Training managers need to be solutions architects – capable of designing innovative ways for employees to access relevant knowledge, on-demand, no matter where they are. And they need to keep up-to-date with the latest learning developments, to guarantee success.

Here we examine some of the top trends in learning and technology that influence modern workplace training, and that we utilise to support our clients.

1. 70/20/10 Model of learning

The most effective way to facilitate workplace learning is by giving workers opportunities to develop, apply and practice new skills and behaviours on the job and in real-life situations. Many organisations have adopted the 70/20/10 learning philosophy, whereby:

  • 70% of learning & development takes place on the job, through tasks, experiences and problem-solving;
  • 20% of learning & development comes through feedback, learning and sharing with others (formal and informal); and
  • 10% of learning takes place via formal training, study and reading.

Recognition of the 70/20/10 approach means that the entire learning environment is changing from:

  • knowledge delivery to knowledge sharing and problem-solving;
  • formal and structured training to free flow of knowledge;
  • individuals to learning communities; and
  • training courses to learning environments (offline and online).

* 70/20/10 concept developed by McCall, Eichinger and Lombardo
2. Convergence of learning, performance and talent management

Businesses are beginning to seek enterprise wide solutions where they can unite the functionality of a learning management system (LMS) (e-learning, classroom training, reporting & tracking, certification & assessment) with a performance management system (performance appraisals, performance management, career & success planning, competency management) and talent management system (on-boarding, talent acquisition, compensation management, workforce planning).
3. Learning technologies are becoming social, collaborative, and virtual

Google, LinkedIn, twitter, YouTube, wikis, blogs all contribute to modern workplace learning. Live training is often virtual and facilitated via tools such as Skype, GotoTraining and WebEx.

4. The rise of mobile learning

It’s been mentioned before, but has been slow to be adapted in many organisations. Mobile or mlearning is about delivering learning content and experiences to learners when and where they need it. Typically mlearning is accessed via a mobile device such a smart phone or tablet – it’s particularly useful for performance support – checklists, quick guides, short ‘how-to’ videos.

5. The rise of DIY rapid elearning

More and more organisations want to be able to create their own e-learning to build in-house capabilities, save money and time. Demand for Aurion’s rapid eLearning training course has tripled over the last two years. Training staff want to know how to use the best rapid authoring tools to create their own e-learning and gain an understanding of e-learning theories and strategies.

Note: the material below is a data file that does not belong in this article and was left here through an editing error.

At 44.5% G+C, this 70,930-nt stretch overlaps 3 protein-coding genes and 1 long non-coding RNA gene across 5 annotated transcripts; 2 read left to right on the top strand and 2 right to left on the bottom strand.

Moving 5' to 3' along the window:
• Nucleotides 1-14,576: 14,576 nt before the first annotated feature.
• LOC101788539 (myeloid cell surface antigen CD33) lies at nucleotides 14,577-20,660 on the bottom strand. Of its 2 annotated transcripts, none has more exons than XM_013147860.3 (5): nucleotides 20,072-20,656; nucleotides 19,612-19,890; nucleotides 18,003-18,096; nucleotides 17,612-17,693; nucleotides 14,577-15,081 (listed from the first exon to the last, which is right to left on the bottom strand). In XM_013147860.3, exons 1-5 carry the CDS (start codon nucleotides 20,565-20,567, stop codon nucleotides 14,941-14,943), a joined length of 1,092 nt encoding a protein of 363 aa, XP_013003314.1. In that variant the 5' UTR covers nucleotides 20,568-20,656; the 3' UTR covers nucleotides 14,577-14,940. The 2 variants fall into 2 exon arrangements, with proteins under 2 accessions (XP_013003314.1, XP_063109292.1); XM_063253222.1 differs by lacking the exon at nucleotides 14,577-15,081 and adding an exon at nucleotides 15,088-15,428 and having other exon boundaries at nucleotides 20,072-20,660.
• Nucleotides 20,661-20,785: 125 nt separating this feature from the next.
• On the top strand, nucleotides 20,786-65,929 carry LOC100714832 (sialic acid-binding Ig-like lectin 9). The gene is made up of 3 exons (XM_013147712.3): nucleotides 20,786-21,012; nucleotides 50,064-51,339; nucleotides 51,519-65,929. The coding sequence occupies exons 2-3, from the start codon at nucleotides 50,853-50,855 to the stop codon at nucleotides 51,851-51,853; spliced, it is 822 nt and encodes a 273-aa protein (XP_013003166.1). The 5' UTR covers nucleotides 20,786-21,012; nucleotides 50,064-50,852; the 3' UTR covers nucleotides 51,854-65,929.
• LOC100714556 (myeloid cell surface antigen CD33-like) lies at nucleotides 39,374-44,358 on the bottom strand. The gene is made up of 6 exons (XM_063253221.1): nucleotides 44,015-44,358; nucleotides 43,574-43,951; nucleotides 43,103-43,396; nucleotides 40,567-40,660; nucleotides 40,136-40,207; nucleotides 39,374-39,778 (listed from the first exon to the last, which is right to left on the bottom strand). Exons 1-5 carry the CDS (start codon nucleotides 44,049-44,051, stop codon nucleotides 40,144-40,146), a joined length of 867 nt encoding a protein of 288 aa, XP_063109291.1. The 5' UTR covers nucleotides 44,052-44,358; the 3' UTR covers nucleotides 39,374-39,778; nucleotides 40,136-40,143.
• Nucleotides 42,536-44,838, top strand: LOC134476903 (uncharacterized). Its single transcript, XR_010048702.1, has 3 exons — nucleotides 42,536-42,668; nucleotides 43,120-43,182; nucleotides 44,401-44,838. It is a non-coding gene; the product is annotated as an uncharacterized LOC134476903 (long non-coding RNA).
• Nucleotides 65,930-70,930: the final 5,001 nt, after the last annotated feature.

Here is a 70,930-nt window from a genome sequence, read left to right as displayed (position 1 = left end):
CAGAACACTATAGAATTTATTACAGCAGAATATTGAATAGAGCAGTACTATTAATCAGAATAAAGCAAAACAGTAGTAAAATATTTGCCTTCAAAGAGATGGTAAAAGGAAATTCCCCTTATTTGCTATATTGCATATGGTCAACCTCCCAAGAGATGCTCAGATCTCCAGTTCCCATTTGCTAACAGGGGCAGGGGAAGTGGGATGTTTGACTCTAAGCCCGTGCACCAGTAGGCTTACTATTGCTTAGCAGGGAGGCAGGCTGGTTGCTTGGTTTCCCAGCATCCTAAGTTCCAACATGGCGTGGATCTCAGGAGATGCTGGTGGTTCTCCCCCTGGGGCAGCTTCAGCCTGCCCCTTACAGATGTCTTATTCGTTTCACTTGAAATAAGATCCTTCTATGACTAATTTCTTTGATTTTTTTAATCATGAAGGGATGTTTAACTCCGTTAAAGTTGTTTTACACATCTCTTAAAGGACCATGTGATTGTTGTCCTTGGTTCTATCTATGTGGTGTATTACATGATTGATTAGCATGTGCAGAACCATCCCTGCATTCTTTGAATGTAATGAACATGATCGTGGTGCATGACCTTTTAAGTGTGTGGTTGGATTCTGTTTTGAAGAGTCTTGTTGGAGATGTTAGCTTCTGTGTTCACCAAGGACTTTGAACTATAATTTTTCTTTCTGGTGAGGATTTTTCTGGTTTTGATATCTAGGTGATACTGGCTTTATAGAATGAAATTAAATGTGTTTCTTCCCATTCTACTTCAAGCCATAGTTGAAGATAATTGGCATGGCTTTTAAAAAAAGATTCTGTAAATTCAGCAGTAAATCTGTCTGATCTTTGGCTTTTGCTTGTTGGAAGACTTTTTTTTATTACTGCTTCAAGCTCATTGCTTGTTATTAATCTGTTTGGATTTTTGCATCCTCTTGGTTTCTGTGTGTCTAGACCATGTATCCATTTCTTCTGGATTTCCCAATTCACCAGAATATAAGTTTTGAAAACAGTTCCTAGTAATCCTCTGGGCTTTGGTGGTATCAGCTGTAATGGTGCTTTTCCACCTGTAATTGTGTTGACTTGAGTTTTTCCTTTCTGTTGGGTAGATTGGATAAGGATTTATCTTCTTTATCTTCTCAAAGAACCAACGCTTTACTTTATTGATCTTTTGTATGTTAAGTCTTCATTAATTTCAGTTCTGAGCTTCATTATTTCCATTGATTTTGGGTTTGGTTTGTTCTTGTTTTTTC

Please let us know your comments or share with others who you think may benefit from this. Follow us on twitter @aurionlearning for our latest blog articles and updates. 

How do you solve a problem like content?

Successful e-learning is a combination of technology that works, great learning design and meaningful content. Content is often however the most difficult resource to obtain when developing e-learning.

In this short post, we take a look at how to source content, make the most out of existing content and ensure that the content is suitable for your e-learning programme or module.

What many organisations don’t realise is they are already sitting on a mass of existing content that can easily be replicated in to usable and effective content for their e-learning courses. Any company or organisation that is already delivering some form of training is actually ready with content.

Existing content can come in various forms:

  • employee handbook,content image
  • policy documents,
  • facilitator guides,
  • classroom training hand-outs,
  • presentations given on various subjects by senior managers at various forums.
  • company information

So what do you do with the content now that you have identified the sources?

As tempting as it may be to simply regurgitate those existing text based resources and assume that it can be deployed onto a web based progamme, you will be disappointed to hear that unfortunately it is not quite as straight forward as this. It is essential that you take a careful look at the content and determine whether it still has the same meaning in an online context. If not, you need to (re)organise it, paraphrase it and reproduce it as content plays a pivotal role in providing the structure of an e-learning programme.

The content for your eLearning programme needs to not only meet the learning needs of your organisation but also actively engage the learner, including interaction with fellow learners as without the right content, quite often learning points are missed and participants become disengaged.

When developing content for your e-learning programme, it is important to start with the basics – identify the content that is aligned with your organisational goals and developed within the context of your broader training strategy.

Please let us know your comments or share with others who you think may benefit from this. Follow us on twitter @aurionlearning for our latest blog articles and updates. 

How Practice Development Hubs are helping to create social learning in HSELanD.ie